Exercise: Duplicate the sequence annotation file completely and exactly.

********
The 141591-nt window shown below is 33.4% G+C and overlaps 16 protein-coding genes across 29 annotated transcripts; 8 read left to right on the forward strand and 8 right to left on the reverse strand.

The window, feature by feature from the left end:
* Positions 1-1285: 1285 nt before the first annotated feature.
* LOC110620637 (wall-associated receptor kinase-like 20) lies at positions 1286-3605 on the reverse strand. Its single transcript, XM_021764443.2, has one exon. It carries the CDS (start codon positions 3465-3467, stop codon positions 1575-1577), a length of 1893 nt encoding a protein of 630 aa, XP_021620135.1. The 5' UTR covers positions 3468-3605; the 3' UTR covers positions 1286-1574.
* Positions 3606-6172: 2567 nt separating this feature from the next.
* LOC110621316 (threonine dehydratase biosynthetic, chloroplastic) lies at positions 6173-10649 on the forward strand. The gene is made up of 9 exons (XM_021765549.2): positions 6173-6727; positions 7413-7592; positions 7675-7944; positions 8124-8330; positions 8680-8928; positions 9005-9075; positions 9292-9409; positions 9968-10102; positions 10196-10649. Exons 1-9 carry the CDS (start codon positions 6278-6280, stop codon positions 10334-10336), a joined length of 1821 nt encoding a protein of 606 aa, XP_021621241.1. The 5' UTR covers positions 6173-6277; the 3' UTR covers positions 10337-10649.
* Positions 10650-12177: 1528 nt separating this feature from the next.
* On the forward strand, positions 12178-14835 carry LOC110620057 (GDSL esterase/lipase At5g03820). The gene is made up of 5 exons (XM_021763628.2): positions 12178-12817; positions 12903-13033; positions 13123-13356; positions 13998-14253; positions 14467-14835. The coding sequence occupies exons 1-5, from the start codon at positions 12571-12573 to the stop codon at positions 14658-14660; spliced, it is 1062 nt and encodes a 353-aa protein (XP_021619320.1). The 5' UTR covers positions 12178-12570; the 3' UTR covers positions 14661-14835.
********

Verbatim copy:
The 141591-nt window shown below is 33.4% G+C and overlaps 16 protein-coding genes across 29 annotated transcripts; 8 read left to right on the forward strand and 8 right to left on the reverse strand.

The window, feature by feature from the left end:
* Positions 1-1285: 1285 nt before the first annotated feature.
* LOC110620637 (wall-associated receptor kinase-like 20) lies at positions 1286-3605 on the reverse strand. Its single transcript, XM_021764443.2, has one exon. It carries the CDS (start codon positions 3465-3467, stop codon positions 1575-1577), a length of 1893 nt encoding a protein of 630 aa, XP_021620135.1. The 5' UTR covers positions 3468-3605; the 3' UTR covers positions 1286-1574.
* Positions 3606-6172: 2567 nt separating this feature from the next.
* LOC110621316 (threonine dehydratase biosynthetic, chloroplastic) lies at positions 6173-10649 on the forward strand. The gene is made up of 9 exons (XM_021765549.2): positions 6173-6727; positions 7413-7592; positions 7675-7944; positions 8124-8330; positions 8680-8928; positions 9005-9075; positions 9292-9409; positions 9968-10102; positions 10196-10649. Exons 1-9 carry the CDS (start codon positions 6278-6280, stop codon positions 10334-10336), a joined length of 1821 nt encoding a protein of 606 aa, XP_021621241.1. The 5' UTR covers positions 6173-6277; the 3' UTR covers positions 10337-10649.
* Positions 10650-12177: 1528 nt separating this feature from the next.
* On the forward strand, positions 12178-14835 carry LOC110620057 (GDSL esterase/lipase At5g03820). The gene is made up of 5 exons (XM_021763628.2): positions 12178-12817; positions 12903-13033; positions 13123-13356; positions 13998-14253; positions 14467-14835. The coding sequence occupies exons 1-5, from the start codon at positions 12571-12573 to the stop codon at positions 14658-14660; spliced, it is 1062 nt and encodes a 353-aa protein (XP_021619320.1). The 5' UTR covers positions 12178-12570; the 3' UTR covers positions 14661-14835.